If he returns fully healthy, Collins may have an opportunity to return to 3-tech defensive tackle, where he spent his rookie season in 2016, with David Irving being sidelined due to suspension. In 2016 Collins had 5.0 sacks, double what he had last season. Physically, he better fits the bill as a 3-tech and could see an up-tick in his success if he reprises his role this season. Forcing an undersized body to man the 1-tech could be why Dallas was 32nd in the league on third and short in 2017. I would be surprised if a big run-stopping 1-tech wasn’t at the top of Jerry Jones’ 2018 draft day wish list.
His defensive tackle partner is a much more polarizing player – think yin and yang, Dr. Jekyll and Mr. Hyde. David Irving played end in 2016, but bumped inside last year for the eight games that he played. He has already been passed down a 4 game suspension from the league for violating the NFL’s substance abuse policy, so we’ll have to wait a few weeks to even see him on the playing field. He received the same suspension in 2016. This is amidst concerns from Jason Garrett and Marinelli that he is not in playing shape and an on-going investigation for domestic violence allegations in April, which has now been closed. Needless to say, maturity is a concern for the 24 year old.
On the field, Irving is a 6’7” 290 pounder that displays incredible athleticism for his size. He registered 7.0 sacks in 8 games last year, and before he was ruled out for the season due to concussion, he was leading all DTs in that category. He is more of a reactor than a mover and can get caught up against quick lineman, but has great instincts, and will make important plays. Against Green Bay in 2016 he was named the defensive player of the week after registering three tackles, three forced fumbles, a fumble recovery, and a passed defensed in 19 snaps. Games like these appear to show flashes of the potential play-maker Irving could be – when he plays.
In the first clip, Irving demonstrates his speed out of the 3-tech.
Based on what the Cowboys decide to do at DT, Tyrone Crawford may play one of many positions along the d-line this season. Looking at what he has been able to accomplish in his first five seasons, you might be surprised to hear that Crawford is paid like a top-10 defensive end. While he has played all over the line in his career, he plays best as a 3-tech as he did in 2015. This mostly stems from the fact that he’s just not fast enough to win speed battles off the edge. Tagged as a project player coming out of college, he hasn’t played a particular position long enough to master it. Perhaps he will do enough in David Irving’s absence to earn the starting 3-tech position. Otherwise he should be a solid rotational piece with last year’s first round draft pick Taco Charlton.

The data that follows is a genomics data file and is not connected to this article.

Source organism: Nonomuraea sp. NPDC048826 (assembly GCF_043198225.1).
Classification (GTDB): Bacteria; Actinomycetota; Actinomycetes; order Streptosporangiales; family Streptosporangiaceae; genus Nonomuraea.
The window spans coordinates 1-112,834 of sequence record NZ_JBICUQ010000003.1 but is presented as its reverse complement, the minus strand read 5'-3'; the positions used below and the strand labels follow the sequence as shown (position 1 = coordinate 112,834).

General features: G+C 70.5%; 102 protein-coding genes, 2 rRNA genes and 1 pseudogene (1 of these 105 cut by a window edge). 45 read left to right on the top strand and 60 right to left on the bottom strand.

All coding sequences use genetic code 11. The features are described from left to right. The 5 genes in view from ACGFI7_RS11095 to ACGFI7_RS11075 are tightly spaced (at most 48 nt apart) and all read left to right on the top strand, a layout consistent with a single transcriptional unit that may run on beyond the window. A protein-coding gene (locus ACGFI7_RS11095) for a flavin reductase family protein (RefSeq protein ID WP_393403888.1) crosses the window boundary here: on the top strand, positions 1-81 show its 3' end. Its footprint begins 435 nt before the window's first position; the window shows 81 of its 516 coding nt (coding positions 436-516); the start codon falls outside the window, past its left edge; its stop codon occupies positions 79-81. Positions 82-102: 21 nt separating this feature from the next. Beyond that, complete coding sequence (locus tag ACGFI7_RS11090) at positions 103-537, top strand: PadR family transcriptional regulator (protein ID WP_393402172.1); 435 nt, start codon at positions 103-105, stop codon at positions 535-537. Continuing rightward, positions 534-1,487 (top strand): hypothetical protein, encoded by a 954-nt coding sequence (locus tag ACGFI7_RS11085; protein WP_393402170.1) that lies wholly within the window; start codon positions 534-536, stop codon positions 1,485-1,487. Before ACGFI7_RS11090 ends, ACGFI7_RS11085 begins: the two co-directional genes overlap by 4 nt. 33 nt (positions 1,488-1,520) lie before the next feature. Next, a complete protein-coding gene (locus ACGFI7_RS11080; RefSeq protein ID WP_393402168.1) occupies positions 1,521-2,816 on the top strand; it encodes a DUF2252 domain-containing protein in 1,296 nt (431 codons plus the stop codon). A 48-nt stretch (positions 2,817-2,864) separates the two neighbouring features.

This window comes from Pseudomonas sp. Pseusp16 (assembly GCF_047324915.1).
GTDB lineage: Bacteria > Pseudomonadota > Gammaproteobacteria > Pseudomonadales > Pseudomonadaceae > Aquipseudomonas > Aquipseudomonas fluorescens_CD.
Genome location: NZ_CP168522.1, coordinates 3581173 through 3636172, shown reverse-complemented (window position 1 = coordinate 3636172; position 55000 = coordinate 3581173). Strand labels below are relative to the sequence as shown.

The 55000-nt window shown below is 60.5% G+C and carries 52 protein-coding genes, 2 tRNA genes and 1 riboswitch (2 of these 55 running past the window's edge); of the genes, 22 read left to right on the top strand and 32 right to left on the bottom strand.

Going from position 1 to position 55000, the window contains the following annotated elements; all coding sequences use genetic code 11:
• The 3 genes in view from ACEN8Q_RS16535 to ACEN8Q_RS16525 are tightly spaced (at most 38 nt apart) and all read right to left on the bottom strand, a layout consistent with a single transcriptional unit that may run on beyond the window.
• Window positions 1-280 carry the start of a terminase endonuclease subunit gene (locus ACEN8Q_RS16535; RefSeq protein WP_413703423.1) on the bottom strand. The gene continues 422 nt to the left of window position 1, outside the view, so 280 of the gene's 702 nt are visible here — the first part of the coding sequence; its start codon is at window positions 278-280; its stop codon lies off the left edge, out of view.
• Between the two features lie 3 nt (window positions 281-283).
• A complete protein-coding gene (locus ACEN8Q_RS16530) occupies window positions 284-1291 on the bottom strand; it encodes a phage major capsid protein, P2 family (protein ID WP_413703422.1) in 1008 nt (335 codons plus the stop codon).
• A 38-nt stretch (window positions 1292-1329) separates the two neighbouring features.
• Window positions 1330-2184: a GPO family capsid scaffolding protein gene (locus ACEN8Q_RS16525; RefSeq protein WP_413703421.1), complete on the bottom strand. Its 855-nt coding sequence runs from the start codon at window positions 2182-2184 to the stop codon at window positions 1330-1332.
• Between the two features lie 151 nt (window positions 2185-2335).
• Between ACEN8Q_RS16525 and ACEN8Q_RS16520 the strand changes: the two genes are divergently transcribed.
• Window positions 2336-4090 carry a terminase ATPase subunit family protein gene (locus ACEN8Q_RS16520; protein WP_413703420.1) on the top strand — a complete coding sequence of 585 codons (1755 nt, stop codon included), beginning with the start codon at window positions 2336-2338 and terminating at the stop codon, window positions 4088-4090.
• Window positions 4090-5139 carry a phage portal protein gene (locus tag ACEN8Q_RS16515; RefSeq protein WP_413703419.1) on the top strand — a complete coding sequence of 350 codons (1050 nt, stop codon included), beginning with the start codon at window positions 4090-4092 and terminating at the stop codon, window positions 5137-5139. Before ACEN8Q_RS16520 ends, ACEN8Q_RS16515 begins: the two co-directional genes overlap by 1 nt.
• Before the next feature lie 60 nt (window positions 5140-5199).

|Tyrone Crawford||Position||Total Tackles (Solo Tackles)||Sacks|
|2015 (16 Games)||DT||34(23)||5.0|
|2016 (14 Games)||DE/DT||29(16)||4.5|
|2017 (16 Games)||DE||27(18)||4.0|
Former draft picks along with some off-season acquisitions will also be looking to add a significant spark to Dallas’ defensive line rotation. The Cowboys will be expecting a second year jump from Taco after a rookie season full of promising flashes. At 6’6” 270 pounds, Charlton is a long, rangy, athletic end with quick first step and a good motor. He came by most of his sacks last year by endlessly working towards the quarterback, using his length and speed to keep tackles at arm’s length. He isn’t known to out-muscle opponents, but he has the ability to push the pile and can overwhelm blockers with his speed. Touted as an end with a nasty spin move and a full arsenal of pass rush moves coming out of college, he struggled early against the league’s left tackles and was bumped to the left side of the defense. With a full off-season to develop some NFL level counter moves, he could very well return to the right side with a vengeance.
At 0:18 you’ll see Taco’s ability to push the tackle, using his length to get leverage. He quick first step and motor against KC at 1:04.
The easiest way to project Taco is to compare him to Eagles’ 2017 first round pick Derek Barnett. You’ll see that their stats are similar; the difference is that DB showed more ability to create for himself in his first year. To be fair, that’s an easy task when every other player on the line demands a double team. Barnett also displays better ability stopping runs. The third difference is one of physical build. Taco fits the bill for the long, lean ends that Dallas has coveted, DB fitting the shorter, stout build that Philadelphia has utilized. Otherwise, provided both young ends stay on their respective trajectory paths, their careers will be rife with comparison. If he is supported by quality rushes by his line-mates, Taco is a hard man to keep away from the quarterback. He also ended his first season on a high note, having his three best pass rushing games in the last four games of the season, per PFF.
|Regular Season||Defensive Snaps||Tackles (Solo)||Sacks|
|Taco Charlton||399||19 (15)||3.0|
|Derek Barnett||424||21 (18)||5.0|
The second possibly influential rookie along the Big D line is 2016 3rd round pick Charles Tapper. Measuring 6’3” 271 pounds, the Oklahoma alum had the fastest 40 yard dash time among DEs at the NFL combine at 4.59 seconds. Unsurprisingly, he will, and should, be used as a situational pass rusher. He lacks the length that Taco has, but is noticeably faster. If Dallas is looking to Tapper for quality reps on running downs, they might be in trouble. However, this guy packs a punch when he lowers his shoulder, and will surprise with his strength. If you want evidence of the speed, watch him chase down a receiver 30 yards downfield. For the last 2 seasons, Tapper has been sidelined with various injuries, but after a solid year of rehab, 2018 might be the year he makes his presence felt.